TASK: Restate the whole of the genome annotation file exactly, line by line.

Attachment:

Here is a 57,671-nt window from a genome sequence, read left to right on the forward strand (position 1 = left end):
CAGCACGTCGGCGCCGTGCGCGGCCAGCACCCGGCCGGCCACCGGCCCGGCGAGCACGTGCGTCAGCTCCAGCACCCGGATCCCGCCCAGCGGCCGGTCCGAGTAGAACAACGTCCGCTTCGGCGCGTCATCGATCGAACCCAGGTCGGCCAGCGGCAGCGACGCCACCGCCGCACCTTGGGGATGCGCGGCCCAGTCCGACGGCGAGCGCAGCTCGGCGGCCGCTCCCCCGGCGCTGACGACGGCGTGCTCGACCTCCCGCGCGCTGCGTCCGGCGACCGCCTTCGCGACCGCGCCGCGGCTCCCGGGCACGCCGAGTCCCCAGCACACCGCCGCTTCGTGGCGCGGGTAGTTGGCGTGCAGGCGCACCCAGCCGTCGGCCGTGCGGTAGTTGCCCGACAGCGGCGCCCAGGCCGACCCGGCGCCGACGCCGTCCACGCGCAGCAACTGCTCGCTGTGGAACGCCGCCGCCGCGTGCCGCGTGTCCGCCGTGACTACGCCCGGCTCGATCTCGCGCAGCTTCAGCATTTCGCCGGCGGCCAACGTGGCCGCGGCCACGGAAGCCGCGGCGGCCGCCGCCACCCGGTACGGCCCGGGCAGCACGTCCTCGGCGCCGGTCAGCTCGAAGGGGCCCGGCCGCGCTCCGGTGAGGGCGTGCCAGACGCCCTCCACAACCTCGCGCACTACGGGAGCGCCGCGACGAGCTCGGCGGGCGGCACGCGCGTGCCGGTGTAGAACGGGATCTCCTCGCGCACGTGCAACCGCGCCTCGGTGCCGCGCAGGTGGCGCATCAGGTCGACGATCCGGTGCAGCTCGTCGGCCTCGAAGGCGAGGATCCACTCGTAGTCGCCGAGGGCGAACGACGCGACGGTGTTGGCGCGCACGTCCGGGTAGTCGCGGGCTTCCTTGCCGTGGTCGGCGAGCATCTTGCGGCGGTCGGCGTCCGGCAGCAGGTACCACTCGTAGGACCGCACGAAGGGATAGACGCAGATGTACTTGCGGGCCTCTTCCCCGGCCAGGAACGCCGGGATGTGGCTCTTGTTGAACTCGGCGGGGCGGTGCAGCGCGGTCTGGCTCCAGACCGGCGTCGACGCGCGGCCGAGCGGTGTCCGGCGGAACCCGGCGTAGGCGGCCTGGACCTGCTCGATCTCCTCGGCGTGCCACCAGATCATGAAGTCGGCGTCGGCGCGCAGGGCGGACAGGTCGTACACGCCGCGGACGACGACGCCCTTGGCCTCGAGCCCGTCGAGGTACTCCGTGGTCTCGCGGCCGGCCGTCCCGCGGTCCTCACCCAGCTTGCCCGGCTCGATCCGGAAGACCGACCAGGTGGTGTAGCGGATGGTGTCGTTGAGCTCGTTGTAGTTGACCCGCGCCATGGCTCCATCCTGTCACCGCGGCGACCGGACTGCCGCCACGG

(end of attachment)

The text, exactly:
Here is a 57,671-nt window from a genome sequence, read left to right on the forward strand (position 1 = left end):
CAGCACGTCGGCGCCGTGCGCGGCCAGCACCCGGCCGGCCACCGGCCCGGCGAGCACGTGCGTCAGCTCCAGCACCCGGATCCCGCCCAGCGGCCGGTCCGAGTAGAACAACGTCCGCTTCGGCGCGTCATCGATCGAACCCAGGTCGGCCAGCGGCAGCGACGCCACCGCCGCACCTTGGGGATGCGCGGCCCAGTCCGACGGCGAGCGCAGCTCGGCGGCCGCTCCCCCGGCGCTGACGACGGCGTGCTCGACCTCCCGCGCGCTGCGTCCGGCGACCGCCTTCGCGACCGCGCCGCGGCTCCCGGGCACGCCGAGTCCCCAGCACACCGCCGCTTCGTGGCGCGGGTAGTTGGCGTGCAGGCGCACCCAGCCGTCGGCCGTGCGGTAGTTGCCCGACAGCGGCGCCCAGGCCGACCCGGCGCCGACGCCGTCCACGCGCAGCAACTGCTCGCTGTGGAACGCCGCCGCCGCGTGCCGCGTGTCCGCCGTGACTACGCCCGGCTCGATCTCGCGCAGCTTCAGCATTTCGCCGGCGGCCAACGTGGCCGCGGCCACGGAAGCCGCGGCGGCCGCCGCCACCCGGTACGGCCCGGGCAGCACGTCCTCGGCGCCGGTCAGCTCGAAGGGGCCCGGCCGCGCTCCGGTGAGGGCGTGCCAGACGCCCTCCACAACCTCGCGCACTACGGGAGCGCCGCGACGAGCTCGGCGGGCGGCACGCGCGTGCCGGTGTAGAACGGGATCTCCTCGCGCACGTGCAACCGCGCCTCGGTGCCGCGCAGGTGGCGCATCAGGTCGACGATCCGGTGCAGCTCGTCGGCCTCGAAGGCGAGGATCCACTCGTAGTCGCCGAGGGCGAACGACGCGACGGTGTTGGCGCGCACGTCCGGGTAGTCGCGGGCTTCCTTGCCGTGGTCGGCGAGCATCTTGCGGCGGTCGGCGTCCGGCAGCAGGTACCACTCGTAGGACCGCACGAAGGGATAGACGCAGATGTACTTGCGGGCCTCTTCCCCGGCCAGGAACGCCGGGATGTGGCTCTTGTTGAACTCGGCGGGGCGGTGCAGCGCGGTCTGGCTCCAGACCGGCGTCGACGCGCGGCCGAGCGGTGTCCGGCGGAACCCGGCGTAGGCGGCCTGGACCTGCTCGATCTCCTCGGCGTGCCACCAGATCATGAAGTCGGCGTCGGCGCGCAGGGCGGACAGGTCGTACACGCCGCGGACGACGACGCCCTTGGCCTCGAGCCCGTCGAGGTACTCCGTGGTCTCGCGGCCGGCCGTCCCGCGGTCCTCACCCAGCTTGCCCGGCTCGATCCGGAAGACCGACCAGGTGGTGTAGCGGATGGTGTCGTTGAGCTCGTTGTAGTTGACCCGCGCCATGGCTCCATCCTGTCACCGCGGCGACCGGACTGCCGCCACGG